Without concrete plans or much forethought, the two relied heavily on the kindness of strangers to help actualize their film. Since then, they have gathered over 300 hours of raw footage they aim to condense into a 50 minute length documentary film titled “The Recess Ends.”
“We went in with no plan, no goal, no vision,” documentary filmmaker Austin Chu said. “[Brian and I] thought, ‘Let’s just drive through every state. Let’s just observe. Let’s just listen. Let’s just be open to what people have to say.’ ”
As it turns out, having no plan was totally working for them. From utilizing social networking sites and major media outlets (the brothers have been featured in CNN, USA Today, Chicago Tribune, and many other local media stations), Austin and Brian followed the spontaneous trail of human connection and always found extremely giving hosts across the nation.
“In Bennington, Vermont, we didn’t know anyone,” Austin said. “We passed through our entire network [and found] a friend of a friend who knew someone who might be working there. Two hours later we got picked up and had a place to stay. People are really generous even when times are bad. Humans are good people.”
And ultimately, that’s the message the Chus hope to impart to audiences. Though family budgets are getting squeezed and employment is harder to retain and even harder to find, there is value in basic human kindness, generosity, understanding, and communication.
“A lot of the stories we’ve come to see and capture [show our] values are so simple, and yet we’ve strayed so far away from it that it’s become enlightening,” Austin said. “This film will give people 50 minutes to reevaluate themselves and connect with others spiritually and emotionally. Instead of asking, ‘How can we fix the economy?’ let’s start asking , ‘How can we help each other?’ Let’s start communicating with one another.”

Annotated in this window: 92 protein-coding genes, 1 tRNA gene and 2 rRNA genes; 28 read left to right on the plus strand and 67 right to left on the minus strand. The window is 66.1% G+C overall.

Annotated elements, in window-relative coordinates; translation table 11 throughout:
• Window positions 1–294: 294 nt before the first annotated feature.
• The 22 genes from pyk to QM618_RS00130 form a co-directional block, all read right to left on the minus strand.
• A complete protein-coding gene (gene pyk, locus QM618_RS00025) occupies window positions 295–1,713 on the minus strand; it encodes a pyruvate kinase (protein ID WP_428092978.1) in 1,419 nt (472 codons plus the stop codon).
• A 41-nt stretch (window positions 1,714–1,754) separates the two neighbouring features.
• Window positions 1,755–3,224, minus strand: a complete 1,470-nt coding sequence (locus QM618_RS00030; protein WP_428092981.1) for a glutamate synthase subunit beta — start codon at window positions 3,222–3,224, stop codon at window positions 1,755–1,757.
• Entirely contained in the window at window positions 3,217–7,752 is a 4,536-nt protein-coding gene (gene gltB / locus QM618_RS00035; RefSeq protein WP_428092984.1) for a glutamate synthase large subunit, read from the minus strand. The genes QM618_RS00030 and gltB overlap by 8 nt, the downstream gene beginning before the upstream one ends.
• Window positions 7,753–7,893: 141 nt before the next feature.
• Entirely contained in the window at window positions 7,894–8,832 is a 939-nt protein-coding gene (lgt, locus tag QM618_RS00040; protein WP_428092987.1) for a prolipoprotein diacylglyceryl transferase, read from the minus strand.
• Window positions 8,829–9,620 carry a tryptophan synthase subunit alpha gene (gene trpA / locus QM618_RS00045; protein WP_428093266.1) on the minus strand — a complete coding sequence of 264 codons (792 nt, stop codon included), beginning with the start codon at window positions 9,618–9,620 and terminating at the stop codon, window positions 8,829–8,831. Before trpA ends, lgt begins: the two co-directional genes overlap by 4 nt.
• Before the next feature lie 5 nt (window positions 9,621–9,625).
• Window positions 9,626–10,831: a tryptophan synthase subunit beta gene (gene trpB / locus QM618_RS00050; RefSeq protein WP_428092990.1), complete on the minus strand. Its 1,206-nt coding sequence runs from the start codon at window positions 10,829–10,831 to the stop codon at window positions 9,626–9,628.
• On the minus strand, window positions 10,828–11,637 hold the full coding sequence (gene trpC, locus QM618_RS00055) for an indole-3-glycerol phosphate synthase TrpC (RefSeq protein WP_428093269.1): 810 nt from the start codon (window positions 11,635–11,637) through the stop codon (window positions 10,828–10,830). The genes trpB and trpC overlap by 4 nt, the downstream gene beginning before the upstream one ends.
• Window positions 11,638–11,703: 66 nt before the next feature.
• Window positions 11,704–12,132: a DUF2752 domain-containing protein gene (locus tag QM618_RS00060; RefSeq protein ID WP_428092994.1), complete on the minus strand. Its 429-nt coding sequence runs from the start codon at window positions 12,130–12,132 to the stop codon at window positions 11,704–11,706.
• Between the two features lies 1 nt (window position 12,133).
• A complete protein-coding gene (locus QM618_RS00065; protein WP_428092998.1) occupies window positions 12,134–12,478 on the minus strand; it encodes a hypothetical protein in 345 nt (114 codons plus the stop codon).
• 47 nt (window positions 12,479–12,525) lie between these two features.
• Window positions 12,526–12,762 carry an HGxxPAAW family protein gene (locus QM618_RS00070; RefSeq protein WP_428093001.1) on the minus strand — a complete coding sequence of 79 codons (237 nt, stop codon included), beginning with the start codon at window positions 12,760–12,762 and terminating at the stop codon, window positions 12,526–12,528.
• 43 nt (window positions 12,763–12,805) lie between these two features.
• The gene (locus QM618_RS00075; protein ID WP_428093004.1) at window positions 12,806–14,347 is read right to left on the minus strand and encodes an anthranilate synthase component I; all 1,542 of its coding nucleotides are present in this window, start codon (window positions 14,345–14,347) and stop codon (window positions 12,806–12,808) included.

Open communication is the backbone of “The Recess Ends.” Through candid conversations and even open mic sessions in an elementary school, the footage showcases the resilience of the American people in the light of a down economy.
Deeply impressing is the creative spirit of the 5th and 6th graders in Queens, New York. When a local teacher who was using the brother’s travel across the nation to teach his students American geography gave his students the optional homework assignment of expressing in their own words how the recession was affecting their family, the kids came back to school the next day with poems, rap lyrics, and songs. Two are featured in the film’s trailer.
“We set a time to spend a full afternoon with the kids after school,” Austin said. “This next generation, they are growing up in something many of us didn’t grow up in. It’s not, ‘I don’t get my Xbox360,’ it’s ‘I don’t get to spend time with my mom anymore because she has to work two jobs.’ They use words like ‘foreclosure’, ‘mortgage’, ‘stock market’, ‘recession’.”
While it was sobering to witness 11 and 12 year olds speak on such topics, the two filmmakers nevertheless noticed an optimism pervasive throughout their footage. That optimism and the inherent kindness of the people they met along the way, fueled the brothers throughout their grueling five month shoot.
“We’re only hearing negative news, but in reality, we saw everything completely opposite,” Austin said. “The relationships we’ve made and the people we’ve met [are] priceless. You couldn’t pay us a million dollars not to do it. We feel rich.”
The film is set to premiere in San Francisco September of this year with final copies available to the public in October. Check out the website for more information, updates on the film, and weekly webisodes.